The past decades have been the theatre of intellectual movements in epidemiology. The early 1990s in particular were marked by lively debates about the nature of the discipline and the role it should play in society. In addition to the importance of theory, two major points of controversy concerned on one hand the role denied, assumed or criticised of politics or more generally of ideology in research, on the other hand the nature of the causal determinism for a disease. Did these controversies have any impact in the occupational health domain?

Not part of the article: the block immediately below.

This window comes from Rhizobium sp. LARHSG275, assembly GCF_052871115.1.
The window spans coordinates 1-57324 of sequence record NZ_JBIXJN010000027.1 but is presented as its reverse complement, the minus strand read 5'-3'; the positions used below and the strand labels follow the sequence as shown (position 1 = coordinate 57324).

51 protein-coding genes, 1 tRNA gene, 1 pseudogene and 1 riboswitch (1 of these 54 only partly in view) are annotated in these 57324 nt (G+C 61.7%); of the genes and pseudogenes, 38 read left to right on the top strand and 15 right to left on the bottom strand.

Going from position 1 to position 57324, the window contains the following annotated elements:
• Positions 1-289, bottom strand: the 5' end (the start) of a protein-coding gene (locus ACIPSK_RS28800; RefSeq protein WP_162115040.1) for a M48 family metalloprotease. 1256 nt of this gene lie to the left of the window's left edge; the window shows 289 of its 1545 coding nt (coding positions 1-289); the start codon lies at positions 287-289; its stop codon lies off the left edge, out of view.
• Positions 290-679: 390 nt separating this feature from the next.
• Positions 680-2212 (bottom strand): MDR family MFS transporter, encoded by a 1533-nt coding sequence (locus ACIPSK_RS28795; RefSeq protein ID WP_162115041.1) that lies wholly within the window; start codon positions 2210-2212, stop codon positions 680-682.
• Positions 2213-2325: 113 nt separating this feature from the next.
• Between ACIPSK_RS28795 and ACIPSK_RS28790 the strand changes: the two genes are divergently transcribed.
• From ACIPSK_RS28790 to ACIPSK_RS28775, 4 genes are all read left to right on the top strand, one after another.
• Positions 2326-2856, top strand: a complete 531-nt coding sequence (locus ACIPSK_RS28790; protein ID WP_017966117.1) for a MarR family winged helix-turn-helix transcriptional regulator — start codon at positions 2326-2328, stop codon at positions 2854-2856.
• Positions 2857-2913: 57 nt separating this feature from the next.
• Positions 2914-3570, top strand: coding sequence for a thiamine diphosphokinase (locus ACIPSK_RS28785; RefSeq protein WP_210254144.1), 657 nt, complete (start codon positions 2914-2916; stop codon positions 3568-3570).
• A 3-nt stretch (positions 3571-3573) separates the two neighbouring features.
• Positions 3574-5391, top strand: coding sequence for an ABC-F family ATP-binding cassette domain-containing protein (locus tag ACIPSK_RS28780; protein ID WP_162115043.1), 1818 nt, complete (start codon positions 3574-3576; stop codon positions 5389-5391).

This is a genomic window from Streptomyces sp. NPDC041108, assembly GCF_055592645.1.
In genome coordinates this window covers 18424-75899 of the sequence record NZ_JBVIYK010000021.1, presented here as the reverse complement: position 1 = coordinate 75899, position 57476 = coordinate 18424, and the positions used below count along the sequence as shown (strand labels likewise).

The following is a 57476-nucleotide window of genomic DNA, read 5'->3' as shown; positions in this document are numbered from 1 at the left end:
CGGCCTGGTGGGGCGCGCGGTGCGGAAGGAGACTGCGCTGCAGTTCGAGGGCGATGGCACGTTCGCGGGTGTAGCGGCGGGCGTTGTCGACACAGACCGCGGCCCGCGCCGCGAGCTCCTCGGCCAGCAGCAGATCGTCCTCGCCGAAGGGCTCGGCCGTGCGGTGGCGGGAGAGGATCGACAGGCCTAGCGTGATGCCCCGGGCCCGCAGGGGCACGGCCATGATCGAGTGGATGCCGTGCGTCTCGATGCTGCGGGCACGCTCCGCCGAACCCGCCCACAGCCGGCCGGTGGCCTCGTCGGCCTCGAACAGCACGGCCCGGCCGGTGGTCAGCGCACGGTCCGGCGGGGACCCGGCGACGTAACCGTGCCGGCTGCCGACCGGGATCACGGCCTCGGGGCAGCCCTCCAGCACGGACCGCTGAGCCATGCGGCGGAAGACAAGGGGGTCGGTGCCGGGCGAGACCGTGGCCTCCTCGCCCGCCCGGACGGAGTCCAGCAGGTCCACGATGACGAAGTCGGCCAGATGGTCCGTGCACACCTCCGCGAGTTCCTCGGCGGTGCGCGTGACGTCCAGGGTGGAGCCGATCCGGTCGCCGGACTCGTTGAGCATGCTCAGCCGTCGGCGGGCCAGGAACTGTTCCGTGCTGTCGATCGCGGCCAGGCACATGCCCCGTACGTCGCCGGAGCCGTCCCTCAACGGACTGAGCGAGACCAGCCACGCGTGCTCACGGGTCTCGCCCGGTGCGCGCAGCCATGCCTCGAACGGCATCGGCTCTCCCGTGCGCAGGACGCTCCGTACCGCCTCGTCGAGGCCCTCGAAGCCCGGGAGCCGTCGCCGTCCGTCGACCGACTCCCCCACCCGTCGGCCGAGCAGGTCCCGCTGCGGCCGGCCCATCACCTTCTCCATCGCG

We review these debates in the light of the current state of research in occupational cancer epidemiology. We aim to illustrate, the questioning, the practices of occupational epidemiologists when inscribed in different in views of the discipline.
We found that research conducted tend to primarily use “reductionist” paradigms and prioritise a deontological ethic (as opposed consequentialist). Occupational health is an issue of power: social, economic and political, crossed by many social dimensions such as social class or gender. Therefore, can occupational epidemiologists afford to neglect work as a social construction? Would it be beneficial for occupational epidemiologists, as suggested in other domains, to move towards a new paradigm or a new ethic?